A cemetery holding Black bodies is in disrepair

Stephon Johnson | 5/11/2017, 11:45 a.m.
Driving through the Richmond Town neighborhood of Staten Island on an uncharacteristically warm spring day might bring you toward Frederick ...
Grave of blues singer Mamie Smith in Frederick Douglass Memorial Park Stephon Johnson

Driving through the Richmond Town neighborhood of Staten Island on an uncharacteristically warm spring day might bring you toward Frederick Douglass Memorial Park. Last Friday, like any other day, the front entrance to the African-American cemetery was open, but not because it was day time and a family had just finished burying a loved one.

The cemetery’s front entrance was open because it hasn’t been repaired in a while.

That’s the beginning of what the AmNews encountered when given a tour of the cemetery by Friends of Frederick Douglass Memorial Park, Inc. CEO and plot owner Patricia Willis.

The AmNews saw untreated grass, gravestones mashed together because of weather and land shifts, gravestones stuck between trees, barely put together graves, unpaved and decrepit roads around the premises, uneven land with dips, hills and holes that could lead to injuries and sunken graves.

The cemetery holds the graves of some of the most famous and prominent Black public figures of the 20th century, including Negro League baseball players Elias “Country Brown” Bryant and King Solomon “Sol” White, blues singer Mamie Smith, jazz trumpeter Thomas James Ladnier, tap dancer/Bill “Bonjangles” Robinson rival Eddie Rector, Commandment Keepers of the Living God founder Rabbi Wentworth Arthur Matthew, abolitionist Frederick Douglass and prominent Harlem figures.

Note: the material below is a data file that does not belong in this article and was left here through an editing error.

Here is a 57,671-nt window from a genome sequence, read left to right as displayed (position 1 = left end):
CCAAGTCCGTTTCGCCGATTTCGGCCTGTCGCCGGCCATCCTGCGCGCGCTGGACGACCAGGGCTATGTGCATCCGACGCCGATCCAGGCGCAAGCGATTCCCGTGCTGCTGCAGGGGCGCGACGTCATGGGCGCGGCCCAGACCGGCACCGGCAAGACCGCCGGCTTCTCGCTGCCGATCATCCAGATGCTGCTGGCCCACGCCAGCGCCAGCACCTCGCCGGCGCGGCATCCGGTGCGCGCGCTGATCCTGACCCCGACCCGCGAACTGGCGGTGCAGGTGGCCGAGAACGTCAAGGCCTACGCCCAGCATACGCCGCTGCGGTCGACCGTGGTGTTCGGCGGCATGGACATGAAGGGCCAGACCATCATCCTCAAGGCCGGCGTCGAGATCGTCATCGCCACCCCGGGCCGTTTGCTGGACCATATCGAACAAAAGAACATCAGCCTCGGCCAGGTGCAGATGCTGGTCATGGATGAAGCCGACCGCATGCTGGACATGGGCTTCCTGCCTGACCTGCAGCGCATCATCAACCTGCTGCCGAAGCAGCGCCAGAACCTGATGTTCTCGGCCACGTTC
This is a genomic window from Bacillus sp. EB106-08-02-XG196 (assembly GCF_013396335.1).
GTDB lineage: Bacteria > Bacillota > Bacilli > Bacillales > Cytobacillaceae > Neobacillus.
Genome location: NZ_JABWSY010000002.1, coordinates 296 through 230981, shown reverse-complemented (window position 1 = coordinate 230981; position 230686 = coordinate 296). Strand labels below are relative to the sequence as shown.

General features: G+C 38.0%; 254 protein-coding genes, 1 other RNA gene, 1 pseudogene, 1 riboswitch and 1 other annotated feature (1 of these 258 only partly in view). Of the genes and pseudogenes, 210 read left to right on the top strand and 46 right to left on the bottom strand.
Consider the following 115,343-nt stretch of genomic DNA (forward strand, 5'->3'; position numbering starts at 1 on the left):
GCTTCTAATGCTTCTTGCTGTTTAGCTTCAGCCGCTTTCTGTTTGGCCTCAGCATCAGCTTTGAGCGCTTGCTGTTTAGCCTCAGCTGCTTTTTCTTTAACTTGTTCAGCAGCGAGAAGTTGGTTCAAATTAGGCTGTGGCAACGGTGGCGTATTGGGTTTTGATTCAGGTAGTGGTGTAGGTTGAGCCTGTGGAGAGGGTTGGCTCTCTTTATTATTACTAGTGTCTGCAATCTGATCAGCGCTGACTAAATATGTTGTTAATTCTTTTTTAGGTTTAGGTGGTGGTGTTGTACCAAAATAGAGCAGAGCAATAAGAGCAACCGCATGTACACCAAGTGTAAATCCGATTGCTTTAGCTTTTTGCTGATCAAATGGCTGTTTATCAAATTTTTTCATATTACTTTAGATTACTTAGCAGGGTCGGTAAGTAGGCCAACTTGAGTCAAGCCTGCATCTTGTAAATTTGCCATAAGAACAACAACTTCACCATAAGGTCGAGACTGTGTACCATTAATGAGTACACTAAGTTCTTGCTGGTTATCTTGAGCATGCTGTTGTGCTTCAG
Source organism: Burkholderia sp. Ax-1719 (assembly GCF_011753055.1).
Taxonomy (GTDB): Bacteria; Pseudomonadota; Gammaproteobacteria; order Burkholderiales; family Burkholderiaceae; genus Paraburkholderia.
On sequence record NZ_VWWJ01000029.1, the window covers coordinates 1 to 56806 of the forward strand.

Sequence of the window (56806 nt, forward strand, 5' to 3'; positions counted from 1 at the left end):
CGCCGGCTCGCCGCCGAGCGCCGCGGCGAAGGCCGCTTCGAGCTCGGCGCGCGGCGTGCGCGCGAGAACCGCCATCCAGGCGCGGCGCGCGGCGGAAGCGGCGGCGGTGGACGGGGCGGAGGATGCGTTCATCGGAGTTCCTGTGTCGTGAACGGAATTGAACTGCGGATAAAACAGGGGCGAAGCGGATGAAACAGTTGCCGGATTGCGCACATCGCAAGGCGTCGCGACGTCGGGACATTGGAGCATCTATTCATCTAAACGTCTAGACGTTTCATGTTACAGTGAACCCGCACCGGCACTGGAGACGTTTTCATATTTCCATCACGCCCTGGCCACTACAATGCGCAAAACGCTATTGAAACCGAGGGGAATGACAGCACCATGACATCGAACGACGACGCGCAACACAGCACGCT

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Frederick Douglass Memorial Park

“Back then, churches used to buy cemetery plots to bury their parishioners in,” said Willis, whose parents, aunts and uncles are buried at Frederick Douglass Memorial Park. “There are a couple of those buried there. A pastor from Mount Moriah Baptist Church is in there. That’s what it was for a long time.”

Someone who only saw a picture of the Frederick Douglass cenotaph would think the rest of the cemetery was well kept. But that’s not the case. There are only three maintenance workers for the 17-acre cemetery, there are no computer records of those who are buried and it’s currently being operated by a court-appointed receiver.

A decade ago, former cemetery director Dorothea Morton King was removed from her position via court order after she allegedly embezzled $667,593 from the maintenance fund. She was also told to pay back the money. Willis was skeptical of the process.

“How many Black women do you know get caught embezzling over $600,000 and don’t get arrested or go to jail?” asked Willis. “Do you know any?” Willis said she asked authorities if they knew where King went after the court order because she wasn’t paying them back. “They claim they didn’t know where she was,” said Willis.

According to documents, the State of New York listed not only King as a defendant in the lawsuit but also Frederick Douglass Memorial Park, Inc.

“They had a board of directors there, but they pretty much died off,” said Willis. “And as they went, they did not replace anybody. So by the time she got caught with this stuff, there was no board of directors. They claim that they put the cemetery down as a defendant because it’s a nonprofit corporation, but there was no board.”